Dopamine has a lot to answer for. First discovered in 1957, it is variously known as “the pleasure molecule” and “the reward circuit.” In The Molecule of More, an excellent work of wide-ranging popular science, Daniel Z. Lieberman and Michael E. Long probe the unexpected connections between dopamine and everything from addiction to creativity.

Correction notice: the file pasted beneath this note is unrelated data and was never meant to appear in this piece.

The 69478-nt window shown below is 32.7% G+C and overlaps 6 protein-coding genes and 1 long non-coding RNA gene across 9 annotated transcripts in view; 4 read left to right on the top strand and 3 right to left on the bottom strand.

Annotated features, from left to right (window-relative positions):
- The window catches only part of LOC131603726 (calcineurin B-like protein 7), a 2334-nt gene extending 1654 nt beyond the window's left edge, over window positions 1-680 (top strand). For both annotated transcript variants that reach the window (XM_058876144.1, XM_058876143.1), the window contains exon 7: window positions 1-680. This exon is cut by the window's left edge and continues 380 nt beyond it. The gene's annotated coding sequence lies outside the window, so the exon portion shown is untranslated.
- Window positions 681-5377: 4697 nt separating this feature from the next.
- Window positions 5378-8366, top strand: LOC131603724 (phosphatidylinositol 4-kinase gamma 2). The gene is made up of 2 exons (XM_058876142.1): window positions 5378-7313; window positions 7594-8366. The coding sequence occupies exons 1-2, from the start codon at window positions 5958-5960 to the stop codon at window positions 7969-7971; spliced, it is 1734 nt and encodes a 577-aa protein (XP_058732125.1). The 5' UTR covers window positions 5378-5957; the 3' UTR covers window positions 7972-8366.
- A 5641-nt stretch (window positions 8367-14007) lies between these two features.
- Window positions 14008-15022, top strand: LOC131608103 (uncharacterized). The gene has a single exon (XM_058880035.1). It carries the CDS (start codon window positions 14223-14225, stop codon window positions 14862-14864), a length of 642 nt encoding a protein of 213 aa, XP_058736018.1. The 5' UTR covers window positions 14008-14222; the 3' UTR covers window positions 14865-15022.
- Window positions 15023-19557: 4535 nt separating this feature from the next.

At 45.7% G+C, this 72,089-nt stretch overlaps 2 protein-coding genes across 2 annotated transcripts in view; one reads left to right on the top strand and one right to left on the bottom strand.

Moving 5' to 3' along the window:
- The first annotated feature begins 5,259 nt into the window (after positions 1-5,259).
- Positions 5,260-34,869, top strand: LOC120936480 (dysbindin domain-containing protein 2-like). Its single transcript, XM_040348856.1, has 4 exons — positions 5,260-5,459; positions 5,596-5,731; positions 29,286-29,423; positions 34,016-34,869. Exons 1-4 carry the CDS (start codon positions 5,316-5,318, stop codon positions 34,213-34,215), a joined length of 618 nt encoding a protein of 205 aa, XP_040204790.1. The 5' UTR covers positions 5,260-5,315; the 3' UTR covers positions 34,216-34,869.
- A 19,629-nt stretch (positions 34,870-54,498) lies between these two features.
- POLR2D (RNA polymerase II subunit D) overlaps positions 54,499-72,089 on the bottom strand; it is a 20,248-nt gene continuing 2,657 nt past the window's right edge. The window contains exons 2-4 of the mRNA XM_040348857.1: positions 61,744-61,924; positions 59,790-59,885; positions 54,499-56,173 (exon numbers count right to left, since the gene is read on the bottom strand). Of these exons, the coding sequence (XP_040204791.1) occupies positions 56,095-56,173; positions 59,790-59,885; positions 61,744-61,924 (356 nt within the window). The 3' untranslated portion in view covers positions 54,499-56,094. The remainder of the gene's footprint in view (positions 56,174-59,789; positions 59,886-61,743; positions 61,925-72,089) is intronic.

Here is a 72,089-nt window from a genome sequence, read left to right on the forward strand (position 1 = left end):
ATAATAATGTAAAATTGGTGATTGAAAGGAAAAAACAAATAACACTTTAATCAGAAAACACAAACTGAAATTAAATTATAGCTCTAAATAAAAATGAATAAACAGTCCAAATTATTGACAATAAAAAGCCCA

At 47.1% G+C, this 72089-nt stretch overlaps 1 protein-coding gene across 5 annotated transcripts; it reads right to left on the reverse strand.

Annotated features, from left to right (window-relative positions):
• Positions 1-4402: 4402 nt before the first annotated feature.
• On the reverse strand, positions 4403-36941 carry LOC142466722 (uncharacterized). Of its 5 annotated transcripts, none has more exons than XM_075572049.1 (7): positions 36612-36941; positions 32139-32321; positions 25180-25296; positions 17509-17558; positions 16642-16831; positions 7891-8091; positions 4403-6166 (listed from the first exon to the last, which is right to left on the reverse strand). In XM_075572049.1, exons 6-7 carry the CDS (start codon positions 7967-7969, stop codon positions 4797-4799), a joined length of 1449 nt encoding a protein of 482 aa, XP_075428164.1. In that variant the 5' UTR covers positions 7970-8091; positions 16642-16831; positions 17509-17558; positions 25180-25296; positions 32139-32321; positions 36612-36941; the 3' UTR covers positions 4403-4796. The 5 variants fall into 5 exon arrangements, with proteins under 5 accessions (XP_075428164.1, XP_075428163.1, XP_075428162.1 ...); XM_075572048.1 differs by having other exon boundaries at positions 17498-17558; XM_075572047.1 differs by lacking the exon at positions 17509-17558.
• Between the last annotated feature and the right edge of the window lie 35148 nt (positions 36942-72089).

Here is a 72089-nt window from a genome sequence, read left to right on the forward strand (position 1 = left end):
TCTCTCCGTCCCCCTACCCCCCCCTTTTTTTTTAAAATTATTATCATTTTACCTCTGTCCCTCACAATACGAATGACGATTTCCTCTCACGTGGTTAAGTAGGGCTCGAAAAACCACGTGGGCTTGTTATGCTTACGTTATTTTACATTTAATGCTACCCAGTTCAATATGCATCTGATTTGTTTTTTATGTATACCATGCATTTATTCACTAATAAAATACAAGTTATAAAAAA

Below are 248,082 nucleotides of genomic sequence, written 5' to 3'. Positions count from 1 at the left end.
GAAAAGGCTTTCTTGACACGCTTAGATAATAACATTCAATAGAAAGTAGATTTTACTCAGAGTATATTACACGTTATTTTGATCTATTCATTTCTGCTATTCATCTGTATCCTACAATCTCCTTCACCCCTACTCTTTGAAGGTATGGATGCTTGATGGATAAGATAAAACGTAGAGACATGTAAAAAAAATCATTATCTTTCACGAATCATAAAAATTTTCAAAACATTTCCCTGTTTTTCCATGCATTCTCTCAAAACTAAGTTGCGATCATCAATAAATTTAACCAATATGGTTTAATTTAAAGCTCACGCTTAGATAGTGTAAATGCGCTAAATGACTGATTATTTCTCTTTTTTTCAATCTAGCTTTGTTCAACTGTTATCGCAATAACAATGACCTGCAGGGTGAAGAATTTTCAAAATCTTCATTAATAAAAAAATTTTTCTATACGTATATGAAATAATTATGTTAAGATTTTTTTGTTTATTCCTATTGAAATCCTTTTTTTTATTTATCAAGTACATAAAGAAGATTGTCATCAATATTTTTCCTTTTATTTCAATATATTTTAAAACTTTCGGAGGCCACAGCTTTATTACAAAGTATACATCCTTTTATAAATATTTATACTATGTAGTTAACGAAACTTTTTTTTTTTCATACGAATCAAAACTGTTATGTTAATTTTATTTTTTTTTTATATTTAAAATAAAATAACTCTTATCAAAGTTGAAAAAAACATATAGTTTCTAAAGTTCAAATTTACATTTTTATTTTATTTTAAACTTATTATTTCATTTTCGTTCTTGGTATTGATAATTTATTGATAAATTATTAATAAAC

Novelty is a natural human craving. Dopamine inspires us to hanker after whatever comes next, compelling us “to possess the world beyond [our] immediate grasp,” the authors explain. This can be a good thing if it fuels invention and entrepreneurship, but bad if it results in unmanageable obsessions—with anything from video games to pornography—or depression when people aren’t content with their achievements. The most fascinating section of the book examines the interplay between madness and genius. Schizophrenia and bipolar disorder, which studies have suggested are 25 percent more common in creative types, may have a dopaminergic component. One variant of the dopamine receptor gene, called 7R, is particularly associated with impulsive, novelty-seeking behavior; perhaps early humans with this gene were more likely to migrate to new areas. Lieberman and Long always keep the average reader in mind: their featured studies are not at all dry, and they pause regularly to give relevant anecdotes and examples. Their pop-culture references are perfectly illustrative, like Mick Jagger and Seinfeld’s George Costanza as models of men who, never satisfied, are always moving on to new relationships. Dopamine is both a blessing and a curse. Lest it steer us “ever onward into the abyss,” the authors offer strategies for stepping back: take mini breaks in nature, refrain from multitasking, and spend time fixing things. In such ways we can indulge the best of our pleasure-seeking impulses and avoid the worst. Reviewed by Rebecca Foster September/October 2018 Disclosure: This article is not an endorsement, but a review. The author of this book provided free copies of the book to have their book reviewed by a professional reviewer. No fee was paid by the author for this review. Foreword Reviews only recommends books that we love. Foreword Magazine, Inc. is disclosing this in accordance with the Federal Trade Commission’s 16 CFR, Part 255.